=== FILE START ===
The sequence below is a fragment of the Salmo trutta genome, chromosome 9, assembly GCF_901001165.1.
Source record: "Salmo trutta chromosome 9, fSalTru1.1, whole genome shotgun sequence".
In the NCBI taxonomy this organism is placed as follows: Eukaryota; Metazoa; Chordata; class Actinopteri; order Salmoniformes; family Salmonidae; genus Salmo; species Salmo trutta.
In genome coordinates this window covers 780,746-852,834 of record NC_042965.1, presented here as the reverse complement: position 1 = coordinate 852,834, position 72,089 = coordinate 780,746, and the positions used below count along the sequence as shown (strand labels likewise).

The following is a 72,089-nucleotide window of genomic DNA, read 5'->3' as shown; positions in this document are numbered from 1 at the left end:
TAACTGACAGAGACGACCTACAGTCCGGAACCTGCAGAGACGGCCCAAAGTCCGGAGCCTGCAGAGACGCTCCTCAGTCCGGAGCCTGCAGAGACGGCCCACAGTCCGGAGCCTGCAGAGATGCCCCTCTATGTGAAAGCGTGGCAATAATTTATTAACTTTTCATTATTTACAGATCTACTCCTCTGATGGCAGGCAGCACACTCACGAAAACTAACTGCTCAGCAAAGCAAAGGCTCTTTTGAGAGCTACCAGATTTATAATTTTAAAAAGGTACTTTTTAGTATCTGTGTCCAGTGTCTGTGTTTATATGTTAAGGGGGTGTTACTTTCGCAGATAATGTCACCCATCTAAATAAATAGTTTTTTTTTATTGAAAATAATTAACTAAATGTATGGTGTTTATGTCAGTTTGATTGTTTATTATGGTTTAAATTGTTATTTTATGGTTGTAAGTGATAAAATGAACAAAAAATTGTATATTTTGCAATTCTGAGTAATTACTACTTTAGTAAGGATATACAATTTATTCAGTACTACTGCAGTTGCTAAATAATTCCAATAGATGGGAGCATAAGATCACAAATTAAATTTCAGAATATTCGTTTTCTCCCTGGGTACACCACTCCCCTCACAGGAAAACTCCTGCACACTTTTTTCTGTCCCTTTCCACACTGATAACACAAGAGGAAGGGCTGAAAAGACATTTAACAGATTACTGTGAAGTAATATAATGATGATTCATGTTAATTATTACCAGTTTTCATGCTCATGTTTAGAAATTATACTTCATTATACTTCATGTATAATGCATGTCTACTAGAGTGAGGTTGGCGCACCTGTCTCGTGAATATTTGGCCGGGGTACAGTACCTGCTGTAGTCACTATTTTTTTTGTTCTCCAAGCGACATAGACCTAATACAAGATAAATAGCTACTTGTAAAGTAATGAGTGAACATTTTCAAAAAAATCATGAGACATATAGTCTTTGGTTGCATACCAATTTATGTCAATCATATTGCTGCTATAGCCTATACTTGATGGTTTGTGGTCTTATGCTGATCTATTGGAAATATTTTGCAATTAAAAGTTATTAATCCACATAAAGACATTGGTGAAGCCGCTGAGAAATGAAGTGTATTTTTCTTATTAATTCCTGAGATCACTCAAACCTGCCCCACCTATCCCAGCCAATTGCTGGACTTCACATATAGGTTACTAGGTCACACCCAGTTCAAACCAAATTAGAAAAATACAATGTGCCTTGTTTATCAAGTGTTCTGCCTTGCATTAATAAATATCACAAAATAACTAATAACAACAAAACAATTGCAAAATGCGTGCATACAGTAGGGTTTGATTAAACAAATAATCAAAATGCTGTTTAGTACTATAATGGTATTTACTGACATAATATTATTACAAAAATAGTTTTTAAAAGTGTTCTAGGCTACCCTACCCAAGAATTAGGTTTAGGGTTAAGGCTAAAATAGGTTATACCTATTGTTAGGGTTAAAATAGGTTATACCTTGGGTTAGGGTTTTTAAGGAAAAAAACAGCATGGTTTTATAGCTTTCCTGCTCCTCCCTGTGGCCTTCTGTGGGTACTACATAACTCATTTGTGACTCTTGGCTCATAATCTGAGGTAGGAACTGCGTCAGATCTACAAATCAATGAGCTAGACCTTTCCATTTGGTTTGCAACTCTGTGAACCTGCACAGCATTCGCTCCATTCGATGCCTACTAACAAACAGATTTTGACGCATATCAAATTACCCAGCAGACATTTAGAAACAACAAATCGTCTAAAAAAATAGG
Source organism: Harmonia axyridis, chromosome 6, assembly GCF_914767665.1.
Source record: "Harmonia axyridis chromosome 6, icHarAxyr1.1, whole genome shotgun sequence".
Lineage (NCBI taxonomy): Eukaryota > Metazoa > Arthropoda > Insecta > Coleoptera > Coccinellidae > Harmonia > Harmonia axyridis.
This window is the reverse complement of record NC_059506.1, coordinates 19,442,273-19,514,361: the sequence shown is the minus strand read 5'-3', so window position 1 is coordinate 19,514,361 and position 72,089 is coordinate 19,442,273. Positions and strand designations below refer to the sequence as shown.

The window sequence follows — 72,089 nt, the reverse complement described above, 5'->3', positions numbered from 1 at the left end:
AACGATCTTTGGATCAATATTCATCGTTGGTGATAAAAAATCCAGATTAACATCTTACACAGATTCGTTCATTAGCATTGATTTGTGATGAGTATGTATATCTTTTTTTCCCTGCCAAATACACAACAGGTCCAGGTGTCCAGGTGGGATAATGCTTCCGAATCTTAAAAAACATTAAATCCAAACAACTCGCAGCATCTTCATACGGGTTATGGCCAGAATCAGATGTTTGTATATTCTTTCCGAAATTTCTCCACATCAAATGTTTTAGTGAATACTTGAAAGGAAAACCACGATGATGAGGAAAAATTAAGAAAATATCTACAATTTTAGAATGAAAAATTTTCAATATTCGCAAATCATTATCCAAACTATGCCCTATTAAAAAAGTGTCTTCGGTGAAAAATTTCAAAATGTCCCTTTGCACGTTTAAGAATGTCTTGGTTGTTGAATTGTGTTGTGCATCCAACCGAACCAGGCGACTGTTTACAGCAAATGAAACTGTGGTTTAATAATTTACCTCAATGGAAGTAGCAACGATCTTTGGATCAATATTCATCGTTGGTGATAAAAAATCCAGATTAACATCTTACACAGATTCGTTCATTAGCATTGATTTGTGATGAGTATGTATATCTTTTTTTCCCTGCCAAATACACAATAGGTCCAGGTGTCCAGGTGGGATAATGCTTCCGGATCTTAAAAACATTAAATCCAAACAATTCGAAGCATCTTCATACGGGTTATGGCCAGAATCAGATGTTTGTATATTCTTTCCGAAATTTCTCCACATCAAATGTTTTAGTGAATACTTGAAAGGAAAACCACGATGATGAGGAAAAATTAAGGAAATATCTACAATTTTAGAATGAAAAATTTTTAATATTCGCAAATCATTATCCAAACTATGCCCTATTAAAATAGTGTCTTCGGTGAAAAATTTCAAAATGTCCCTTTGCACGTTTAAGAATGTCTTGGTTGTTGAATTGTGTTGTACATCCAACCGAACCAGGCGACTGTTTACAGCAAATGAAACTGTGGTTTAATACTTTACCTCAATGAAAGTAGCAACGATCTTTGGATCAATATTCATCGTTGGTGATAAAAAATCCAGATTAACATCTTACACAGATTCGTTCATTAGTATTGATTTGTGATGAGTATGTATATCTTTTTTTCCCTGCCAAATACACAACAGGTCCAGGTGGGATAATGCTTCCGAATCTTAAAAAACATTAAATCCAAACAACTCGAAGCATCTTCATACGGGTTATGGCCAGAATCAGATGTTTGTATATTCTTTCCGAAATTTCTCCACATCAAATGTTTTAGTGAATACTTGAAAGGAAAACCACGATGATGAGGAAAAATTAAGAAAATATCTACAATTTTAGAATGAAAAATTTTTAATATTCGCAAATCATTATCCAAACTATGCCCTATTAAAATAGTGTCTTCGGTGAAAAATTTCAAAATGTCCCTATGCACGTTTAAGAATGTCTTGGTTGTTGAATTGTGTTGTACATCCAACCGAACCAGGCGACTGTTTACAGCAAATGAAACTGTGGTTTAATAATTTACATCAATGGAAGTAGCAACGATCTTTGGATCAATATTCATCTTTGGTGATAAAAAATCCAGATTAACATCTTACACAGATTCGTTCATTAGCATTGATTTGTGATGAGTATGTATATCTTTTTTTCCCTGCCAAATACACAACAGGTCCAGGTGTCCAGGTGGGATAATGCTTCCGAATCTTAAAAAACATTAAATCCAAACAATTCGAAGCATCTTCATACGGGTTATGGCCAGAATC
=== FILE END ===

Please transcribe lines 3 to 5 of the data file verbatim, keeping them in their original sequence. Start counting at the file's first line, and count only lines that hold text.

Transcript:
In the NCBI taxonomy this organism is placed as follows: Eukaryota; Metazoa; Chordata; class Actinopteri; order Salmoniformes; family Salmonidae; genus Salmo; species Salmo trutta.
In genome coordinates this window covers 780,746-852,834 of record NC_042965.1, presented here as the reverse complement: position 1 = coordinate 852,834, position 72,089 = coordinate 780,746, and the positions used below count along the sequence as shown (strand labels likewise).

The following is a 72,089-nucleotide window of genomic DNA, read 5'->3' as shown; positions in this document are numbered from 1 at the left end: